I started my first diet 43 years ago today. Well, not to this date (it was November 25 as opposed to November 27) but it was the Friday after Thanksgiving, 1977. It took me years upon years to see the connection, to see that my first diet of oh so many diets began the week that my world crumbled to ruins. Three days before, I had come home from school to find that my father had moved out, the garage empty of all his belongings (an image that would haunt me the day he died). It was one day before when I watched as my mother fell to pieces, quite literally to the floor, beating it with her fists and shrieking at the top of her lungs in mourning over the death of her 31 year-old marriage. I was 14 and powerless.
I had grown up knowing that the worst thing that can happen to you is to be fat. Never having been a popular person, never having much skill in any area to speak of, and having struggled with intense shyness for most of my life, I knew that my value in my world rested on what I looked like. And in my world, that value was determined, for the most part, in what I weighed.
I cannot remember a time when my mother was not dieting. Our shelves were filled with every diet book imaginable. We did not eat the chicken fried steak and gravy, the sweet potato pie, the fatback and collard greens of our Tennessee South. We ate cottage cheese and grapefruit halves. Boiled chicken. Stewed squash. We drank skim milk. Lipton Instant Tea with saccharine. Tab. And glory hallelujah the day Lean Cuisines were invented.
But I digress. My diet started the day after Thanksgiving, 1977, but it did not end there. I've told the story enough places and times that most know it. The story of how, 2.5 years later I started a real diet in earnest in hopes of putting shattered life back together. Funny how we assume that pulling ourselves together on the external will mend our fractured insides. The story of succeeding quite well at dieting and then losing control of the very thing I thought I could control. The terror of gaining weight. The horror of a 3 week stay in a psychiatric hospital that knew nothing of eating disorders (who did in 1981?), the healing acceptance of a psychiatrist who saw beyond my frustrating impasse with food, the encounter with God.
There has been so much healing that has happened over the past several decades (yes, decades, because healing doesn't come in the instant variety). And yet....there is still an "and yet." I'll stop here for a minute to clarify some things. I don't struggle with eating. I actually have a very healthy relationship with food. I don't restrict. I don't avoid categories. I don't count calories and haven't since 1988. I don't weigh myself. I don't skip meals. And I listen to my body and eat when I am hungry. That is one thing I have certainly learned over the years.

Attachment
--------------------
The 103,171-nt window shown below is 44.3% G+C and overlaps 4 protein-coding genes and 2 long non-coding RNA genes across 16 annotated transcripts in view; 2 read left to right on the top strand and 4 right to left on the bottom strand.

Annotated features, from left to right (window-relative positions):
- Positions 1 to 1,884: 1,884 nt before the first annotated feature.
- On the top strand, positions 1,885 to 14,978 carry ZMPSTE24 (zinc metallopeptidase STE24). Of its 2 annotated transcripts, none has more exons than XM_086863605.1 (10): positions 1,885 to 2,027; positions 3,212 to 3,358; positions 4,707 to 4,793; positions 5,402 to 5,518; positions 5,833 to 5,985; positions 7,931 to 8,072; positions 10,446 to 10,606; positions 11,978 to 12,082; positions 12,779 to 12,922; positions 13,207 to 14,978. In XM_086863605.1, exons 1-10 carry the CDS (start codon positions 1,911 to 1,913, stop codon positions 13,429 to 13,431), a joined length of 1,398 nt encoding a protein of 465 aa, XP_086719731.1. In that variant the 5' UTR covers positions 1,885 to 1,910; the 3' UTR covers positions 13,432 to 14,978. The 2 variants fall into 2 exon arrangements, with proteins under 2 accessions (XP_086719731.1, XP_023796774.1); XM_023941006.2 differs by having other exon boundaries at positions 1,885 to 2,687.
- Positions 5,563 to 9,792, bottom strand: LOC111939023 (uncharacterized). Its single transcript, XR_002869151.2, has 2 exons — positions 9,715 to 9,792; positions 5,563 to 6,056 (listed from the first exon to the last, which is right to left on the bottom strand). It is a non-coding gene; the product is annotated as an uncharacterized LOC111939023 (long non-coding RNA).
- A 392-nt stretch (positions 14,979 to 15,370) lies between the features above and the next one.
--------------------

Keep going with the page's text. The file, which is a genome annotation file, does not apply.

So what is the "and yet"?
I think the "and yet" is that I am still somehow affected by the toxic fitness culture. To be totally honest, I can still beat myself up for not being as fit as other people. And while I know that walking 30 minutes a day several days a week is a perfectly healthy, reasonable, and sustainable way to live a life, I am still affected by the social pressure to do more.
This, to me, is probably where social media is its most damaging. Oh, I can handle the political posturing and put up with different people's views on all sorts of things. Sometimes I will push back if I think a post is espousing a particularly damaging idea. But somehow what affects me most are the posts of people biking their 50 miles or running marathons or comparing how many steps they took today.
Yesterday Matt and Lizzy and I were hiking a chunk of the Mountains to Sea Trail. I mentioned something about how my grandparents never would have done such at thing at our age. Nor either of my parents. And yet what we were doing was nothing, really. Such small potatoes compared to what most people I know do.
There really does seem to be a push to always do more. Run more. Hike more. Bike more. Exercise more. Join a gym. Join Cross Fit. And the older the people are who are doing these things, the better. We applaud them. After all, health is what matters. After all, our country wouldn't be in such bad shape if we weren't so fat. That's what I hear.
I didn't realize just how powerful those messages were until, thanks to a counselor friend (thanks, Julia), I hit upon the Instagram posts of Dr. Colleen Reichmann, a clinical psychologist who specializes in eating disorders. Her posts are brilliant and so life-giving. She talks a lot about the toxic fitness culture out there. The pressure to always do more, to earn your calories, to earn your rest. And I totally get that.
It wasn't until reading her posts that I realized just how far from a wholistically healthy life our fitness culture has pushed us. And how badly at least I need to resist it.
While I know that my worth was never in the number on the scale or the size of my jeans or the purity of the foods I eat, I need to remind myself that my worth is also not in how many steps I take a day or miles I walk or hike and doing more and trying harder.. My worth is not in fighting my aging body because the world says it's not OK to slow down or look my age.
It is actually this "and yet," this last vestige of struggle, that might be enough to take me off of social media. Or maybe, rather than escaping social media, I will use it to send a message it's OK if you don't keep up with the frantic pace of fitness culture. That your value is found some place much deeper. And I need to remind myself of this. Daily.
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